Invasive Japanese knotweed is popping up all along the Mad River watershed and in local farmers’ fields, thanks to Irene flooding as well as the reconstruction efforts that followed.


While the immediate effects of Irene on local farms were devastating in terms of land lost and crops contaminated, the long-term residual effects present an equally devastating set of circumstances.

The invasive and noxious Japanese knotweed is thriving on local fields and spreading throughout the Mad River watershed. Knotweed is commonly found in the riparian buffer, along riverbanks and along some roadsides in The Valley. Its root system is robust and is able to throw down roots in virtually any environment.

After the Mad River flooded, leaving many plants displaced and earth disrupted, knotweed spread beyond the riverbanks and into the agricultural land, in many cases.


Elwin Neill of the Neill Farm in Waitsfield said the invasive species has sprouted where the floodwaters flowed through his fields. Neill said he has “quite a crop of it through the alfalfa” and said getting rid of it is a challenge.

“It’s going to spread; there isn’t much we can do it about,” he continued.


David Hartshorn of the Santa Davida Farm in Waitsfield said he predicted the knotweed outbreak in August.

“I knew it was going to happen; there’s not much up here, but down at American Flatbread it’s in all the fields,” he said.

“It’s a big incubator along the river and all the dirt they are moving is going to be an incubator for it now; that’s just the way it is. Some of it is shallow and barely on the surface and laying down roots. Some of it is in long sticks. I pulled a stick out that was five feet long and an inch down in the dirt,” Hartshorn continued.

Hartshorn said farmers can till to keep up with the knotweed, but “nobody’s going to till in the peripherals, and it encroaches anywhere that isn’t managed. It’s here and it’s a much bigger problem now.”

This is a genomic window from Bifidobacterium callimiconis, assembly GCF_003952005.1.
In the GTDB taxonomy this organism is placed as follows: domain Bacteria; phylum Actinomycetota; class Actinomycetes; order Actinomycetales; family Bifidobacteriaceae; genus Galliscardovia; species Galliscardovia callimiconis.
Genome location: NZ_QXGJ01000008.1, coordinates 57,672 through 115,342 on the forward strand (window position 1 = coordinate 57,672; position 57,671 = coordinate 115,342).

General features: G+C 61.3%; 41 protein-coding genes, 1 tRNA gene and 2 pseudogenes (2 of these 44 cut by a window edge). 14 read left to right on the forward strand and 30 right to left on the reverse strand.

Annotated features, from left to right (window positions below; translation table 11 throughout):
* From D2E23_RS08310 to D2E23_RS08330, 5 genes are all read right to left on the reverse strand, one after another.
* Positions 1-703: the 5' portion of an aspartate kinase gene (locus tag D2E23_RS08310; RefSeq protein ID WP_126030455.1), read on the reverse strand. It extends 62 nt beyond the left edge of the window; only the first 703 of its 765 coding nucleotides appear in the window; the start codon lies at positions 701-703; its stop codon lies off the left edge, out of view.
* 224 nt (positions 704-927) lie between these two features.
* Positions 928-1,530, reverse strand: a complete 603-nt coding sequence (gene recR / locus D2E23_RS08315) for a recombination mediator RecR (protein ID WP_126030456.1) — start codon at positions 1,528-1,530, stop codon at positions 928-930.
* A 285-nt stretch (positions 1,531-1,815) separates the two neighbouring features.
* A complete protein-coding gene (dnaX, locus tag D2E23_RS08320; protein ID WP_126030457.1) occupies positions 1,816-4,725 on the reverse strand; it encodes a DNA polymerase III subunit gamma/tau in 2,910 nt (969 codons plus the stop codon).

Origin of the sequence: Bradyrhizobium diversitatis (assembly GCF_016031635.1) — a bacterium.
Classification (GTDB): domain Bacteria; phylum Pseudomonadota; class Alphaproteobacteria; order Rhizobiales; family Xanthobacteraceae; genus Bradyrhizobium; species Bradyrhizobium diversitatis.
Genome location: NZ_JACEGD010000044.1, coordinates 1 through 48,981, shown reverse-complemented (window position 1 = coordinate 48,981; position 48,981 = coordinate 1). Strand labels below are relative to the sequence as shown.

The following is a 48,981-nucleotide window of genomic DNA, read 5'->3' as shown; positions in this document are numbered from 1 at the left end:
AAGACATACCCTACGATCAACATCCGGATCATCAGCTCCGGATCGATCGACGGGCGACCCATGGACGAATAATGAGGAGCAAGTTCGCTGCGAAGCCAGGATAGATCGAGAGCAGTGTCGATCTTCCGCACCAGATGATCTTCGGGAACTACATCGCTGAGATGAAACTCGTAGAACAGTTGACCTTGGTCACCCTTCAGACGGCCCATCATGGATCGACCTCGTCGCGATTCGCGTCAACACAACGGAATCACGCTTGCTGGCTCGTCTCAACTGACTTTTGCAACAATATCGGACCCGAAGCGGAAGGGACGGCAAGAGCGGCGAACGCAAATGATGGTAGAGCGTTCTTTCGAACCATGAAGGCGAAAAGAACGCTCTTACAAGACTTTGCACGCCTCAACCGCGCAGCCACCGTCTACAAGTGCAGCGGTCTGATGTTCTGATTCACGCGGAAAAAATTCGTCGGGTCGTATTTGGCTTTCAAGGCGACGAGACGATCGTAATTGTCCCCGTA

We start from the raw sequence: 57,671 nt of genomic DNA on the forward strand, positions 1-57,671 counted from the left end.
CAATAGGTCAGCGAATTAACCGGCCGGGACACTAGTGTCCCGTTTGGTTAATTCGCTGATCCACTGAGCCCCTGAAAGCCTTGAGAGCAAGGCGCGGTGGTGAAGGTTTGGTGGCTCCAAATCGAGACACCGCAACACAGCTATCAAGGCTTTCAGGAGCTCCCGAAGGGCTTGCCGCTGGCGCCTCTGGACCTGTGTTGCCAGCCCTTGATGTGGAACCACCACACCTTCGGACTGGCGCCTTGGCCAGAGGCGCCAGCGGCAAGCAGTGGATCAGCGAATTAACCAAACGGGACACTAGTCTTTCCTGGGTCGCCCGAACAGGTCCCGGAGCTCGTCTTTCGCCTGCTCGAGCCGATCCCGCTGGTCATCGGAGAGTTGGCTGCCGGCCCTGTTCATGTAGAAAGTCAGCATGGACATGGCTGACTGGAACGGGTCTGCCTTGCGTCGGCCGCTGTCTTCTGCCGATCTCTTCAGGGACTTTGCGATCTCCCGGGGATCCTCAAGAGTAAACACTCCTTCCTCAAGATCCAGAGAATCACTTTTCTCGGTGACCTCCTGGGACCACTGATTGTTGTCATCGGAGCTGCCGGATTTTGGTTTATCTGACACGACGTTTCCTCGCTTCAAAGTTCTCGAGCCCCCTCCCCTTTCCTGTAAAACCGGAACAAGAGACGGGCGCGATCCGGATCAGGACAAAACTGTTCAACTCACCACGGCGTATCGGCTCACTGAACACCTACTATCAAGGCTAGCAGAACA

Hartshorn took a sample knotweed plant to the Flood Relief Headquarters in Waitsfield to educate people as to its appearance.


Caitrin Noel, director of the river advocacy group Friends of the Mad River, said that the knotweed was spread by flooding as well as by the equipment being used to restore riverbanks and farm fields. The plant is a rhizome which spreads via its root system and can survive in the gravel that is moved from site to site post flooding as well.

“We started seeing knotweed along the roadsides where recovered dirt and gravel were used to repair roads after the 1998 flood,” she said.

“It’s too early to tell the extent of its spread from this flood. I’m encouraging people to reach out to flood headquarters or Friends of the Mad River for volunteer support if they see a lot of knotweed on their land. This could be an opportunity to remove it now before it gets established,” she said.

At the Sugarbush snowmaking pond on Route 100 behind Mac’s in Warren there was knotweed before Irene and there is knotweed evident as the pond is being restored and the riverbanks returned to their previous course.

“We have not seen an increase in the amount of knotweed,” said spokesperson Candice White.

 In restoring the pond, Sugarbush has excavated some 45,000 cubic yards of topsoil, plus an estimated 10,000 cubic yards of gravel. The resort is having the dirt tested and, if it is not contaminated from the flooding, is offering that dirt to local farmers and others interested.

White said that as of this week, the enormous pile of dirt and gravel are not showing signs of knotweed growing through them.


Jillian Abraham, owner of Small Step Farm along the Mad River in Waitsfield, noticed knotweed sprouting throughout her entire farm in the weeks after the flood. During the flood, water reached eight feet deep on the property, ripped out three acres of vegetables and destroyed infrastructure including the washing station and greenhouses.